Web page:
So intense is his suffering that he fears that he will break and dishonour God. He would rather die, than live and run the risk that he will curse God. That is a true heart of worship!
The nation of Judah was in ruins. Injustice reigned. Invasion by hostile armies was immanent. Famine ravaged the land. There was no observable evidence that God was looking after his people. There was no observable physical reason to worship God [read Habakkuk 3:16-17]. Yet, on the basis of his knowledge of God as Saviour and Sovereign Lord Habakkuk worships God with these words:
‘ … yet I will rejoice in the Lord, I will be joyful in God my Saviour. The Sovereign Lord is my strength’ [3:18,19]
4 In what way is Christian worship different from Old Testament worship?
As we have already seen in the previous three studies, there is a high level of continuity and similarity between Old Testament and New Testament worship. But there is also a significant level of discontinuity and difference. This is because much is the Old Testament is a physical prophetic symbol of the spiritual reality of the Gospel of Jesus Christ.
We must never, therefore, lose touch with the following contrasts and slide back into a form or understanding of worship that has been made redundant by its fulfilment in Jesus Christ.
The fundamental contrast: Old Testament worship – largely tied to physical Christian worship - spiritual
Old Testament worship remembered a physical redemption – the deliverance from slavery, and prayed for example, for physical deliverance from invading nations.
Christian worship remembers and rejoices in a spiritual redemption – deliverance from our sins, from sin’s penalty, and from Satan. [Revelation 5:9]
Old Testament worship was tied to physical objects – the tabernacle or temple, the altar, the incense, the candlestick, the laver, the holy place, holy city, etc
Christian worship takes place in the spiritual temple of God – the church [people, not building], and is not tied to physical objects or places. It is ‘worship in spirit and in truth’ [1Corinthians 3:16; Ephesians 2:21; John 4:21-24]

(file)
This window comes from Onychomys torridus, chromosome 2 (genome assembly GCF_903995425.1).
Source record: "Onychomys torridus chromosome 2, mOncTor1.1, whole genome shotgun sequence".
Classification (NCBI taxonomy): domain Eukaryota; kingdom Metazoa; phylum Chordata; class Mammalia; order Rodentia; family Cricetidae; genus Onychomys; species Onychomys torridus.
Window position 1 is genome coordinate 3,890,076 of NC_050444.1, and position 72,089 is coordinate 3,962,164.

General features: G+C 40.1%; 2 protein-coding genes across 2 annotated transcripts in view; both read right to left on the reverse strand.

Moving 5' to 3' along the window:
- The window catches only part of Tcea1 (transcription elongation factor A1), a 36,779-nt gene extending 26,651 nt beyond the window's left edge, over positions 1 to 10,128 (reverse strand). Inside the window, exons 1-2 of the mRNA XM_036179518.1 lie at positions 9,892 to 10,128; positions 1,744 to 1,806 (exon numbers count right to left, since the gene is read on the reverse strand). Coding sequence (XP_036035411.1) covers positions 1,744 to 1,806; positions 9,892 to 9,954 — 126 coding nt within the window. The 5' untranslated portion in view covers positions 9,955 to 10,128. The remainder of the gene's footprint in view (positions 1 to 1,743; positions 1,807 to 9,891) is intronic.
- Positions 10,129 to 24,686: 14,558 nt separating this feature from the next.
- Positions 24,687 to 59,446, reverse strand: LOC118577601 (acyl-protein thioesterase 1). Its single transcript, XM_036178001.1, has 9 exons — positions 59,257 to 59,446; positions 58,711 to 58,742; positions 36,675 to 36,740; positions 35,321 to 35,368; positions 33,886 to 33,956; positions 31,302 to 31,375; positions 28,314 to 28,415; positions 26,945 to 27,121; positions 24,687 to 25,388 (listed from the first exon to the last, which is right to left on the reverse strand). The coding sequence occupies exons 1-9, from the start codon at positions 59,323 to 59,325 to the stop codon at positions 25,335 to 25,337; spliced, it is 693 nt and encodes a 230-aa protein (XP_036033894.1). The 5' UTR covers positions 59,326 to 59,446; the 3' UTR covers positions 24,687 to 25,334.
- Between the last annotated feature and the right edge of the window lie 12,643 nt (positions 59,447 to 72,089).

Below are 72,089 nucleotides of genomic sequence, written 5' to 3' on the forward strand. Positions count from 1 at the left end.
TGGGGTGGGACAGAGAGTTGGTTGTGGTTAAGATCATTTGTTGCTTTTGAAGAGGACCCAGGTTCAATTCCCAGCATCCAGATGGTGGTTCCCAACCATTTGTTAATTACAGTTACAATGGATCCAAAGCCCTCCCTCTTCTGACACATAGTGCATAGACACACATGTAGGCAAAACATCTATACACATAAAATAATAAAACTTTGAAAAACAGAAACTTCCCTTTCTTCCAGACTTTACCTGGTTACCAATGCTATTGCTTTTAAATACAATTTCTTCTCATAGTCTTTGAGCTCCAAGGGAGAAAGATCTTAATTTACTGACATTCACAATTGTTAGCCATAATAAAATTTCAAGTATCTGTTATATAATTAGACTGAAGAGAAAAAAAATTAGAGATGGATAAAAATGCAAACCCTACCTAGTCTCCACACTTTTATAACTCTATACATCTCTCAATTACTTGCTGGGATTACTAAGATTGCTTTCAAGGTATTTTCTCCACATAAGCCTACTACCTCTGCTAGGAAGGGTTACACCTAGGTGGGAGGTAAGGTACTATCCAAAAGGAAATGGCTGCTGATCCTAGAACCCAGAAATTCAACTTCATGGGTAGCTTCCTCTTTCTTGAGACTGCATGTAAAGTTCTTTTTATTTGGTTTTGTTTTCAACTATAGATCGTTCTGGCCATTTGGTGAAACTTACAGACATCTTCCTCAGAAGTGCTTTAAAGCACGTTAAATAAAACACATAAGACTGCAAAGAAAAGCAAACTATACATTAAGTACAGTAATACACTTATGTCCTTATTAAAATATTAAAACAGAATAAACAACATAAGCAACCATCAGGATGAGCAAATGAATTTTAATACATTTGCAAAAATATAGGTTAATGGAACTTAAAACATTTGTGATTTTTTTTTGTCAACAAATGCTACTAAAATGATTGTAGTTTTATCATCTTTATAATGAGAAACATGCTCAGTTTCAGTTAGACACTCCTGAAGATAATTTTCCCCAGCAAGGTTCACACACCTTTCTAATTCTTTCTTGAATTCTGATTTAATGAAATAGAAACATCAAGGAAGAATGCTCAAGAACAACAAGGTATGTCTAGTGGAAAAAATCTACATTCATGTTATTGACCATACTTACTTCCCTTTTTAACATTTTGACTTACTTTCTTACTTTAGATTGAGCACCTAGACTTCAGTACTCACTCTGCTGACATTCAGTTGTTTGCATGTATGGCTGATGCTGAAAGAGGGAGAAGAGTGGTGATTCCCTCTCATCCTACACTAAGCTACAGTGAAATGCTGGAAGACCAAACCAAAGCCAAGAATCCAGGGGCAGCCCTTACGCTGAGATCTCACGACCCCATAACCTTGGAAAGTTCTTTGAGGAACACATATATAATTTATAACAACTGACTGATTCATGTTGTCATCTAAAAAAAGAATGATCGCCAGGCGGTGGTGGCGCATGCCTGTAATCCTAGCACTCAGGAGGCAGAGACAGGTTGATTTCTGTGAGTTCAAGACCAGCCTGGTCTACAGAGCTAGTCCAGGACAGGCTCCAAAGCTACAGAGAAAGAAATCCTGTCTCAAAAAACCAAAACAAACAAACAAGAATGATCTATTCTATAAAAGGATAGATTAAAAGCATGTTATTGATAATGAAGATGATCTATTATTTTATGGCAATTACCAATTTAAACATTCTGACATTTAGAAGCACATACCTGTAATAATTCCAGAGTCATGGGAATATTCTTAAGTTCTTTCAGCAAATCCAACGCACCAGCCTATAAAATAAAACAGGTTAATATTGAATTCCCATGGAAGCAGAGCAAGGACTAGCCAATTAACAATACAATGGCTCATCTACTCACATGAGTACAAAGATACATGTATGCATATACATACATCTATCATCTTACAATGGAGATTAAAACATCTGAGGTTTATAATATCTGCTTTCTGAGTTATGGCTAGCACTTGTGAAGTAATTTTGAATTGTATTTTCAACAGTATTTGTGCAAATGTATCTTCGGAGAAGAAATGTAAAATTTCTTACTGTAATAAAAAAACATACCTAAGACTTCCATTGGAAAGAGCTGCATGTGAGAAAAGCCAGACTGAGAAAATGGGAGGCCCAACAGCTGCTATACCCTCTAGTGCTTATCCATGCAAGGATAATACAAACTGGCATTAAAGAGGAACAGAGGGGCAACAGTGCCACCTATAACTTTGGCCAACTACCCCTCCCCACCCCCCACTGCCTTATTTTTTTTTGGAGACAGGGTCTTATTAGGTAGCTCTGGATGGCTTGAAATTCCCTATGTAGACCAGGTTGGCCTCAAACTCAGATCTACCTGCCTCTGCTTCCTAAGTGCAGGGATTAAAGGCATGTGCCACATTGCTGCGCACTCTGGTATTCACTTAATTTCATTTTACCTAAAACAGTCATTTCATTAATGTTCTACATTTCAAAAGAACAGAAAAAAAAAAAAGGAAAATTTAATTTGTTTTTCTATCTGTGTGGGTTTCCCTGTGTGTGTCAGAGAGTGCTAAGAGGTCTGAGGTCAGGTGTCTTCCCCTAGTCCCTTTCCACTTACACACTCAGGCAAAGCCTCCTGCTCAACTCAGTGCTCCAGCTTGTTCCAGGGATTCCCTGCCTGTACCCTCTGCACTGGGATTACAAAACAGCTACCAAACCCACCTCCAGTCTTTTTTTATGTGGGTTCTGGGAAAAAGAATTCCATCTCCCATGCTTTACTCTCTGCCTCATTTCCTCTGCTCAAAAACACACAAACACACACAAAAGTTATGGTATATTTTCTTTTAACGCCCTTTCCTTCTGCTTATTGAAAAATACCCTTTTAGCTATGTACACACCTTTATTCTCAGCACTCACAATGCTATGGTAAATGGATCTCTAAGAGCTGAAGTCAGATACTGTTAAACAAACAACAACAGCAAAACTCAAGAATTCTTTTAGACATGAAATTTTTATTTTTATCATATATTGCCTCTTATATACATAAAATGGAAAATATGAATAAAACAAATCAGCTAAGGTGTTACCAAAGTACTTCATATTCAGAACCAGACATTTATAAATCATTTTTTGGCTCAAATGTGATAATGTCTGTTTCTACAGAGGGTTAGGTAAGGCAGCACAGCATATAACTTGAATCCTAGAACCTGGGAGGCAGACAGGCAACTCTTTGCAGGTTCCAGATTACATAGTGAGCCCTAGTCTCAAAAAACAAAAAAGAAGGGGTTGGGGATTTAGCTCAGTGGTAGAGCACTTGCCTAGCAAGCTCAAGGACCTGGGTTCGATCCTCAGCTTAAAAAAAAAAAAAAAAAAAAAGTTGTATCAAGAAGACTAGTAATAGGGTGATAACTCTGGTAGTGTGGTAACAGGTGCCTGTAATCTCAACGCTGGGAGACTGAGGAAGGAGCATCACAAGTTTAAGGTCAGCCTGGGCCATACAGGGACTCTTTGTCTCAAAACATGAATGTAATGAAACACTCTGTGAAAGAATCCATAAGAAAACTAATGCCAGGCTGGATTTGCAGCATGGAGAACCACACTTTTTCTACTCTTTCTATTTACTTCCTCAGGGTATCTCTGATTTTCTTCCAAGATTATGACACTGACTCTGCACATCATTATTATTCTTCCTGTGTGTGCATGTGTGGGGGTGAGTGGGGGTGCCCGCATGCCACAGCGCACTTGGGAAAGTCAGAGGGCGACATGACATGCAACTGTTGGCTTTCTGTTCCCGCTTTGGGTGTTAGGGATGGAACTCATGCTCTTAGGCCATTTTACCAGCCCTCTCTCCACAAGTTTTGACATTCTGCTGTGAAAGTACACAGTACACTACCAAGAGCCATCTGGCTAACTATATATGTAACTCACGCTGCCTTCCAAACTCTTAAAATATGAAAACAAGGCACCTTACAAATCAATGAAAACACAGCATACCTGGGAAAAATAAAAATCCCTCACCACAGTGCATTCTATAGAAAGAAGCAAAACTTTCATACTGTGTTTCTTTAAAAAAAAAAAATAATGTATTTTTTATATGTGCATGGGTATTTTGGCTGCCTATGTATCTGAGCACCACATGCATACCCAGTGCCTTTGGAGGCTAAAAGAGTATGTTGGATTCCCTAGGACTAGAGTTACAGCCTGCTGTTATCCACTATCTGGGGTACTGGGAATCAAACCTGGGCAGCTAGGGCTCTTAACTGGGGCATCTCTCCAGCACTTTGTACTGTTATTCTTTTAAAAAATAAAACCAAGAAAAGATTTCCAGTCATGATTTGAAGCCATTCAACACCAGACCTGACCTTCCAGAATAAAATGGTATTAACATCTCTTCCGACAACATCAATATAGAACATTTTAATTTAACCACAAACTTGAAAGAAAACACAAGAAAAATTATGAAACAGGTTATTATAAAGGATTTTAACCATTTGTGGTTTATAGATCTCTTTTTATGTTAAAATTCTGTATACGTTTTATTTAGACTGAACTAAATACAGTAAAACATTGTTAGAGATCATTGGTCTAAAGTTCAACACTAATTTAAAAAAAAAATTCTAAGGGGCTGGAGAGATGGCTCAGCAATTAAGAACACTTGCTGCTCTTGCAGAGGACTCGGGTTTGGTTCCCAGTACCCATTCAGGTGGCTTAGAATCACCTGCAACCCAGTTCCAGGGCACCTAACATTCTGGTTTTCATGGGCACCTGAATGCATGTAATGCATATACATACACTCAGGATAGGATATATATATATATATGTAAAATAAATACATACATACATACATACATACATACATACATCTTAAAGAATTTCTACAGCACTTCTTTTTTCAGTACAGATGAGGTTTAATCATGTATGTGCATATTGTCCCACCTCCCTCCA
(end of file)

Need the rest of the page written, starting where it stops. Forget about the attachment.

Old Testament worship was dependent on the Levitical priests fulfilling their appointed roles of service.
In Christian worship every believer is a priest who can serve the Lord [1Peter 2:5,9; Revelation 1:6; 5:10], with Jesus Christ as our great High Priest.
Old Testament worship depended on a never-ending offering of sacrifices, day after day, year after year.
Christian worship depends on the one, once-for-all, permanently effective sacrifice of Christ, by which we have gained permanent access into the presence of God. [Hebrews 10:10-18]
Old Testament worship depended on the mediation of numerous, fallible, priests.
Christian worship depends on the mediation of one Mediator – the man Christ Jesus. Because of his permanent mediation we approach God with confidence. [Hebrews 4:14-16; 10:19-22]
Old Testament worship looked forward to the coming of the Messiah.
Christian worship remembers and rejoices that he has come.
Old Testament worship required the worshipper to be ceremonially clean.
Christian worshippers have been declared clean because of their union with Christ. [John 15:3; Colossians 1:22]
Full access to Old Testament worship was denied to people who were deformed, sick, non-Jew, female, etc …
In Christian worship all such distinctions and prohibitions do not exist. [Ephesians 2:11-22; Galatians 3:26-29]